My very first day of this new job I walked into my classroom and even though it was about 10 minutes away from start time, there was one student seated at one of the tables, leaning back on his chair, feet up on the table with a newspaper in front of his face. I walked to my desk, deposited my laptop and papers and sat down. The student ignored that I was in the room and continued to read his newspaper. I vaguely remember clearing my throat as a way of making my presence know, which appeared to have worked because after a short delay the paper slowly lowered and I was greeted with the following: “Just so you know, I don’t care about you, anything you have to say, or what you are going to teach.” And then the newspaper went right back up to cover his face. To say that I was taken aback, is probably an understatement of gigantic proportions, and in that brief moment before I actually responded, this is what I was thinking about saying: “Well, I don’t give a flying fuck what you care or don’t care about, get your fucking feet off my table, your ass out of that chair, and get the fuck out of my classroom.” What I did say: Nothing. Sometimes less is more, and perhaps now you can relate to my reluctance!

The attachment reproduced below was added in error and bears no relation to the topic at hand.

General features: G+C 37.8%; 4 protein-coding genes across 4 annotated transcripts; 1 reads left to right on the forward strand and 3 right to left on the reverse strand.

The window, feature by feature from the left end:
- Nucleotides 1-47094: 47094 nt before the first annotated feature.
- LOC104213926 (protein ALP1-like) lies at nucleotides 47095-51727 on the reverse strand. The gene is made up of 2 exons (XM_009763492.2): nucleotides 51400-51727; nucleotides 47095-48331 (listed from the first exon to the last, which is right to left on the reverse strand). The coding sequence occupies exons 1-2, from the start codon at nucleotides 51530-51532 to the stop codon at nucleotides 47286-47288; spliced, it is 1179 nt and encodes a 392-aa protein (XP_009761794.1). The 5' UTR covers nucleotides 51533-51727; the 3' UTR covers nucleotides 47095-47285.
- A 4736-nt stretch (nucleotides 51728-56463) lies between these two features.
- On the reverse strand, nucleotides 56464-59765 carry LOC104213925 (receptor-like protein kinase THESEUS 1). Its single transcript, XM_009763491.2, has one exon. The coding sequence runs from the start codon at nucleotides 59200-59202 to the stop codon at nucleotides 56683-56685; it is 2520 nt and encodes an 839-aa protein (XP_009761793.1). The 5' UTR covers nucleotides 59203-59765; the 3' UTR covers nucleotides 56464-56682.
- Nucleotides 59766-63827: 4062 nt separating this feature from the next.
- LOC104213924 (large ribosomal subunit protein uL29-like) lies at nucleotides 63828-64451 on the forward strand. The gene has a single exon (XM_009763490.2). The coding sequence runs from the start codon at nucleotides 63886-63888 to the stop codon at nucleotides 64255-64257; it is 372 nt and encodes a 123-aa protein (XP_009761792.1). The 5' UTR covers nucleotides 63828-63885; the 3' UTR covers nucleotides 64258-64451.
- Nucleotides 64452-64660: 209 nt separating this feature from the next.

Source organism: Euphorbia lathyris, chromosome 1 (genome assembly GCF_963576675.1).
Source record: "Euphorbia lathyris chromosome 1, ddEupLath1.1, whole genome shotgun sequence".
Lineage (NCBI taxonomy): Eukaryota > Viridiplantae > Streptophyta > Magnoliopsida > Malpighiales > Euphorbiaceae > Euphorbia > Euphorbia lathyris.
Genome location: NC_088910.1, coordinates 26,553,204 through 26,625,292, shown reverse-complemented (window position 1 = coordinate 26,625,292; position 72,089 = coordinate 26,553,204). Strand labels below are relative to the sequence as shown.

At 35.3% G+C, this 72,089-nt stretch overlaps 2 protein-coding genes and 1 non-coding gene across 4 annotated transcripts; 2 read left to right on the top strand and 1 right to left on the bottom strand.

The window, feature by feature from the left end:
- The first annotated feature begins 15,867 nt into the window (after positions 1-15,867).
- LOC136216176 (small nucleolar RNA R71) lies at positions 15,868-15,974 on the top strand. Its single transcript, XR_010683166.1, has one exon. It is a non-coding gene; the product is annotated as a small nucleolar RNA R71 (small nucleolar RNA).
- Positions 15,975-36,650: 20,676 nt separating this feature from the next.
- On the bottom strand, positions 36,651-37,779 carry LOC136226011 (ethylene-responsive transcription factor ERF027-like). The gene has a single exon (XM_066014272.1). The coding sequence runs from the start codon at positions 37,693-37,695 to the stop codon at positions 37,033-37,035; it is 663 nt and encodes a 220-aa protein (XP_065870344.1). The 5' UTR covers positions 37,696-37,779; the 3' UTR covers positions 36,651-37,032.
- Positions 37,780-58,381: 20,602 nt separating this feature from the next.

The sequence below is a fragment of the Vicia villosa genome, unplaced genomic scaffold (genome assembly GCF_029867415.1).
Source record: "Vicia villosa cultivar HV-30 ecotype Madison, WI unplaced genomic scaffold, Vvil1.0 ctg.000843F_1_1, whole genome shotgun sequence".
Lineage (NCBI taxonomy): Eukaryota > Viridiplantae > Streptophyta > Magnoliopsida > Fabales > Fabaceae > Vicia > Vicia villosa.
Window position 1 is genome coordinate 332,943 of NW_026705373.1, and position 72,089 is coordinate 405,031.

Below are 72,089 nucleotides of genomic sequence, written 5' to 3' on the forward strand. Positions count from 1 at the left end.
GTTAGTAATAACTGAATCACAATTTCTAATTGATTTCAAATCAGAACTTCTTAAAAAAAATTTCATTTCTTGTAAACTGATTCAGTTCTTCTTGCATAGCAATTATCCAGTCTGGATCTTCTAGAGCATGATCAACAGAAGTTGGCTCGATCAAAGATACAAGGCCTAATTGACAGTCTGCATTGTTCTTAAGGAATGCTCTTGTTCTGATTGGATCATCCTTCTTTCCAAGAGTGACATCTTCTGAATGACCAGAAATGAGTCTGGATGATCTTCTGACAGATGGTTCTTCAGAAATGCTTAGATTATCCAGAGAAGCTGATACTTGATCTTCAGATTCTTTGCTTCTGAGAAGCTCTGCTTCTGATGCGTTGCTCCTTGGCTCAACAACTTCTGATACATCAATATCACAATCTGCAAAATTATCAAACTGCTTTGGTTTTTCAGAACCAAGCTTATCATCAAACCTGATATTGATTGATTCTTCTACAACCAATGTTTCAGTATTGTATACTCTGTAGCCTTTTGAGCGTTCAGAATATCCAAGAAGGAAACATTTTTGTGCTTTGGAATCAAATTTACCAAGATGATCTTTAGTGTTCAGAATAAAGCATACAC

Los Angeles 2022